The new Garmin Instinct Solar
How the Garmin Instinct Solar is different from the original Instinct
If you thought the destiny of all modern watches was to get thinner and smaller, then you might be surprised at the wild popularity of Garmin's Instinct line, which are intentionally thick and bulky. Garmin just expanded this series with the new Instinct Solar, adding several big upgrades and improvements and the best-ever battery life of any Garmin wearable.
It's easy to mistake the Instinct Solar is just another rugged outdoors watch, but it has most of the features in Garmin's high-end GPS sports watches. It lets you track all of your runs, rides, swims, hikes and adventures, and thanks to our auto-sync partnership with Garmin, all of your activities are automatically loaded into SportTracks for analysis and planning.
The show-stopping feature of this new model are its built-in solar panels and the dramatic increases they can bring to battery life. An energy-saving Sony chipset is also onboard, as is the Garmin Elevate optical heart-rate and Pulse Ox sensor array, both of which help to make the battery life of the Instinct Solar exceptional.
What's different about the Garmin Instinct Solar?
The new Instinct Solar looks almost identical to the original Garmin Instinct, which was released back in 2018. But there are a few visual changes you can see:
The solar panel around the bezel of the Instinct Solar is significantly larger than the one on the Fenix 6X Pro Solar Edition, which was released in September 2019 and was Garmin's first solar-capable watch. As you would expect, the larger panel captures more energy and delivers longer performance.
The Instinct Solar can last from 24 to 54 days in Smartwatch Mode, but it needs direct sunlight for 3 hours a day for maximum life. It also has a Battery Saver Mode that delivers from 56 days to unlimited life, but again, it needs a daily dose of exposure to 50,000 lux light for 3 hours. For sports tracking, GPS Mode gets from 30 to 38 hours with sun. Max Battery GPS Mode delivers 70 to 145 hours, and an Expedition GPS Activity Mode provides 28 to 68 days with sunshine.
The other visual change is the Garmin Elevate optical sensor array on the back of the watch:
The Garmin Elevate optical sensors are more power efficient than the older heart-rate monitor, and it now provides a Pulse Ox sensor as well. This measures your SpO2%, which can tell you how well your body is absorbing oxygen. When you take a Pulse Ox reading, you get a percentage that should be 95% or higher. Low readings can be a sign of trouble, especially at higher altitudes. You can learn more about Pulse Ox in our Heart-Rate Monitor Tech article.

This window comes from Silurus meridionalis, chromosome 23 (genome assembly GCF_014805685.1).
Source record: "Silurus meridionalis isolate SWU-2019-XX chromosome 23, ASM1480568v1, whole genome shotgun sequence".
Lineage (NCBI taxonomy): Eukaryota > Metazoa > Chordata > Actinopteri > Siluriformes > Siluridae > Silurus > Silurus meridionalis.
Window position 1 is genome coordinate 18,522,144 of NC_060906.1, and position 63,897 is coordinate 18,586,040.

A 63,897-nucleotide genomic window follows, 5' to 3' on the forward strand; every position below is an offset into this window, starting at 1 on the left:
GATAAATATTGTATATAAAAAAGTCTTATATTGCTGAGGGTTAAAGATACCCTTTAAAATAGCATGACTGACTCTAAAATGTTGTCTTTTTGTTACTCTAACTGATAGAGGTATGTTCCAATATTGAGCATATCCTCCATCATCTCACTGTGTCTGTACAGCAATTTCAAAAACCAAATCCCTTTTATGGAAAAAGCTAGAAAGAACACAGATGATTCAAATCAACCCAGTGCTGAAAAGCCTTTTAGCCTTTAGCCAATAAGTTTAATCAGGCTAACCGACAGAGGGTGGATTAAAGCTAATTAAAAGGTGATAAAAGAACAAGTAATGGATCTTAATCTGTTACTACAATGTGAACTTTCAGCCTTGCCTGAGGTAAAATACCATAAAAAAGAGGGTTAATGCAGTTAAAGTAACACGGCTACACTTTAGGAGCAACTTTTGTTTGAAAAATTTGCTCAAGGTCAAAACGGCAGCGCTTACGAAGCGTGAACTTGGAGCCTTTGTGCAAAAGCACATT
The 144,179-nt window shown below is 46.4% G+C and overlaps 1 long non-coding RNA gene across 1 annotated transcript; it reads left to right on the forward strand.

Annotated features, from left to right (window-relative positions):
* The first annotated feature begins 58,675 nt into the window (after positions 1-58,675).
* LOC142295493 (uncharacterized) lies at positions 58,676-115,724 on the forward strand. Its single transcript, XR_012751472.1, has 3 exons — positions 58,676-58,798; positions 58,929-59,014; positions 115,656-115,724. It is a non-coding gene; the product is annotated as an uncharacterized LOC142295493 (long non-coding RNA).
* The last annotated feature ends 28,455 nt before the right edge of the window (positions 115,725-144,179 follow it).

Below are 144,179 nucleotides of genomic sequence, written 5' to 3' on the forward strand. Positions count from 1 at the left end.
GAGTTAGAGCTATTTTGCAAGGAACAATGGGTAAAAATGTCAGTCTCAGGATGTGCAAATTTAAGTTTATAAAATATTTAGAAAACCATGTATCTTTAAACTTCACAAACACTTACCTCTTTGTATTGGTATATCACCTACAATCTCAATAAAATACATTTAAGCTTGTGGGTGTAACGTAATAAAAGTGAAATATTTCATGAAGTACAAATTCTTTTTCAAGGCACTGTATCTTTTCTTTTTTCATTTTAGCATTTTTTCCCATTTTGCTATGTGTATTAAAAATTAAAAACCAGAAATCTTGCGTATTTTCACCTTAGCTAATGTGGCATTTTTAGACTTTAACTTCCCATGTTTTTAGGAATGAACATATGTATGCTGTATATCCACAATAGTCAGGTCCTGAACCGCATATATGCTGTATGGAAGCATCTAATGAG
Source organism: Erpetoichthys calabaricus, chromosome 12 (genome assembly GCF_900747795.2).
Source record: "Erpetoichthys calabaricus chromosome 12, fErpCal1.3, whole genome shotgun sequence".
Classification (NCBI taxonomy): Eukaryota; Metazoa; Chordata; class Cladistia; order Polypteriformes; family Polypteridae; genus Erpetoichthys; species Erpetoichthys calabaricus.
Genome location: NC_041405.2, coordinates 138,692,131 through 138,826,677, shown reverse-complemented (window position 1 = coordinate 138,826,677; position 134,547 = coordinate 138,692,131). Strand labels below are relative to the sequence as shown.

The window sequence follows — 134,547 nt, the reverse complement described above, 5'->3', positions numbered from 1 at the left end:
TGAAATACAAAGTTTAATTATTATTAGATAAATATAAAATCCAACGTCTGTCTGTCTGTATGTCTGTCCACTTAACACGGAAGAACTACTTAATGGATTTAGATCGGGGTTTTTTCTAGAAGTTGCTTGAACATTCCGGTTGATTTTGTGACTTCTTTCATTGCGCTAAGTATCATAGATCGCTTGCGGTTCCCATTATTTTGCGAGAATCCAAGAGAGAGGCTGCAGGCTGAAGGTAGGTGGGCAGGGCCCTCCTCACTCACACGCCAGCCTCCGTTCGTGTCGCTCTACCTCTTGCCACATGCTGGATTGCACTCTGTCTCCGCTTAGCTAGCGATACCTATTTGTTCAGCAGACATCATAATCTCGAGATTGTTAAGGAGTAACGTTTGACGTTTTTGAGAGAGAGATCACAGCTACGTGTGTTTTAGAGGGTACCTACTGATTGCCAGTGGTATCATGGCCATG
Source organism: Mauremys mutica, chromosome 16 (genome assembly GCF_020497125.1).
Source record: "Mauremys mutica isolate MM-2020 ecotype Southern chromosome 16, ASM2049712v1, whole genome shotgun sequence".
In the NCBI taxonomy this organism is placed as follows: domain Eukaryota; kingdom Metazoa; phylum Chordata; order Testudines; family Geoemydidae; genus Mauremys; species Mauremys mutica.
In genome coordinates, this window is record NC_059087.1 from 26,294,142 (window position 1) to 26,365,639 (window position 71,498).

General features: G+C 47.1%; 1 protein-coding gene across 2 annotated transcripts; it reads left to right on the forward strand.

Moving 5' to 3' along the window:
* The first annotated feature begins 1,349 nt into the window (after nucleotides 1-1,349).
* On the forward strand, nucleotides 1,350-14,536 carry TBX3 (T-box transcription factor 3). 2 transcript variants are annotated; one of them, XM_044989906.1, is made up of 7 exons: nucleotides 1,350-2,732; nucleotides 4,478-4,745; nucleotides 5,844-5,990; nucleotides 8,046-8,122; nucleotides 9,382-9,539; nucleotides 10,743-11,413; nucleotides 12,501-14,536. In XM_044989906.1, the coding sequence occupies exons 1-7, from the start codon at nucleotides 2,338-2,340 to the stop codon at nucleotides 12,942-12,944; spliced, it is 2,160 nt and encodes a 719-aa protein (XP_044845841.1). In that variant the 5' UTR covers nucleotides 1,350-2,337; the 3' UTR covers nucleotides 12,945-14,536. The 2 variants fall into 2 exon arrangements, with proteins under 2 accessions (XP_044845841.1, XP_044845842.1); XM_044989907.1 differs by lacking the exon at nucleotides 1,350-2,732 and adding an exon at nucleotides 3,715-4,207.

Another advantage of the heart-rate monitor on the new Instinct Solar is that it now works underwater. If you want to gain a competitive edge, this new capability lets you utilize heart-rate data to improve swim performance. The Instinct allows you to track lap-pool swims, but it also has the ability to track open-water swim workouts, a feature that isn't available on popular watches like the Garmin Forerunner 245.
What's missing on the Garmin Instinct Solar?
Even though the Instinct Solar has many of the features of the top-of-the-line Fenix 6 series, there are several big omissions. Most notably, it cannot access Connect IQ, which is Garmin's app ecosystem. There's a vast number of excellent apps and custom data screens available on Connect IQ that are all free and made by both Garmin and third-party developers. This makes it possible to choose from hundreds of watch faces, rather than the meager 12 that come with the Instinct Solar.
This also means you can't use external sensors like the Stryd foot pod or the Garmin Running Dynamics Pod. If you need a watch that supports running power, you need to look elsewhere because the Instinct series is incapable. It's a shame because Connect IQ adds so much to the Garmin watch experience. Connect IQ apps and data fields can provide lots of unique and valuable performance data, which you can analyze with your other fitness metrics in SportTracks.
Also take note that the screen of the Instinct is monochrome, not color. There are no maps, just breadcrumb navigation. If you're a triathlete, understand that there are no multi-sport modes on the Instinct Solar.
There's a lot to like about the Garmin Instinct watches. They're built tough with thermal and shock resistance, and waterproof up to 328 feet (100 meters). There are several different colors available, from eye-catching Flame Red and Sunburst Yellow, to more subdued blacks and grays. Speaking of dude, there's a Surf Edition of the Instinct Solar available, which features tide data and a surfing sport mode. Like the original Instinct, there's also a Tactical Edition that's compatible with night vision and features a stealth mode.
Here are some more appealing features:
- Supports GPS, GLONASS and Galileo satellite systems
- Supports smart notifications (texts, calls, emails, social media, etc.)
- A Power Manager feature lets you create custom battery-saving modes to suit your needs
- Includes an altimeter, a barometer, and an electronic compass
- A back-to-start feature can help you navigate to back to safety
- The circular cut-out screen on the display makes it a more intuitive device
Thanks for checking out this post! You can learn more about recent Garmin sports devices here.
|Article written by Sam Mallery, Director of Marketing, Zone Five Software Inc.|